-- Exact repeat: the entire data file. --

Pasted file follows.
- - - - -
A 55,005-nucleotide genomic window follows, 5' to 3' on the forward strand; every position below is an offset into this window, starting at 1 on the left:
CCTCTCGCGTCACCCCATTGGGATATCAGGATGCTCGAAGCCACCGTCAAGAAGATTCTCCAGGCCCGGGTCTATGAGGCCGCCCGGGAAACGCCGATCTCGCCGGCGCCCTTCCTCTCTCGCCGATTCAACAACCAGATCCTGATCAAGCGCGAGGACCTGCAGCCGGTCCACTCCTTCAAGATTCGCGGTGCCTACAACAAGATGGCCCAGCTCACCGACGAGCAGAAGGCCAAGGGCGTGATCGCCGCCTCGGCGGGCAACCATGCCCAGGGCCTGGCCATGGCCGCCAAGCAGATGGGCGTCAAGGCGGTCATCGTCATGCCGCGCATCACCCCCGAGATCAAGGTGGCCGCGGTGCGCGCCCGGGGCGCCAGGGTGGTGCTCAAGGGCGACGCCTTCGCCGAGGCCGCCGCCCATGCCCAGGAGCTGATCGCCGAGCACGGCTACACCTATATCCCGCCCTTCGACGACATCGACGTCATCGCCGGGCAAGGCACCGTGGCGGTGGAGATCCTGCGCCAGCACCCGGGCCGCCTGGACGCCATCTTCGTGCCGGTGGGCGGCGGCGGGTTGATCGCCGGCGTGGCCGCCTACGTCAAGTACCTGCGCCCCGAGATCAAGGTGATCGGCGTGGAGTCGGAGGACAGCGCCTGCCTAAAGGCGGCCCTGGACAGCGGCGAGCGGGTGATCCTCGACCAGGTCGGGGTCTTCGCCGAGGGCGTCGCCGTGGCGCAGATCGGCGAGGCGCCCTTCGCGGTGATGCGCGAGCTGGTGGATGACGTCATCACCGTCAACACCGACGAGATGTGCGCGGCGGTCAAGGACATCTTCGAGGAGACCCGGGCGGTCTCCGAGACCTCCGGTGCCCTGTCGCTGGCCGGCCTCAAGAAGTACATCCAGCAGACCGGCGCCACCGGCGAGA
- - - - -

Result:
A 55,005-nucleotide genomic window follows, 5' to 3' on the forward strand; every position below is an offset into this window, starting at 1 on the left:
CCTCTCGCGTCACCCCATTGGGATATCAGGATGCTCGAAGCCACCGTCAAGAAGATTCTCCAGGCCCGGGTCTATGAGGCCGCCCGGGAAACGCCGATCTCGCCGGCGCCCTTCCTCTCTCGCCGATTCAACAACCAGATCCTGATCAAGCGCGAGGACCTGCAGCCGGTCCACTCCTTCAAGATTCGCGGTGCCTACAACAAGATGGCCCAGCTCACCGACGAGCAGAAGGCCAAGGGCGTGATCGCCGCCTCGGCGGGCAACCATGCCCAGGGCCTGGCCATGGCCGCCAAGCAGATGGGCGTCAAGGCGGTCATCGTCATGCCGCGCATCACCCCCGAGATCAAGGTGGCCGCGGTGCGCGCCCGGGGCGCCAGGGTGGTGCTCAAGGGCGACGCCTTCGCCGAGGCCGCCGCCCATGCCCAGGAGCTGATCGCCGAGCACGGCTACACCTATATCCCGCCCTTCGACGACATCGACGTCATCGCCGGGCAAGGCACCGTGGCGGTGGAGATCCTGCGCCAGCACCCGGGCCGCCTGGACGCCATCTTCGTGCCGGTGGGCGGCGGCGGGTTGATCGCCGGCGTGGCCGCCTACGTCAAGTACCTGCGCCCCGAGATCAAGGTGATCGGCGTGGAGTCGGAGGACAGCGCCTGCCTAAAGGCGGCCCTGGACAGCGGCGAGCGGGTGATCCTCGACCAGGTCGGGGTCTTCGCCGAGGGCGTCGCCGTGGCGCAGATCGGCGAGGCGCCCTTCGCGGTGATGCGCGAGCTGGTGGATGACGTCATCACCGTCAACACCGACGAGATGTGCGCGGCGGTCAAGGACATCTTCGAGGAGACCCGGGCGGTCTCCGAGACCTCCGGTGCCCTGTCGCTGGCCGGCCTCAAGAAGTACATCCAGCAGACCGGCGCCACCGGCGAGA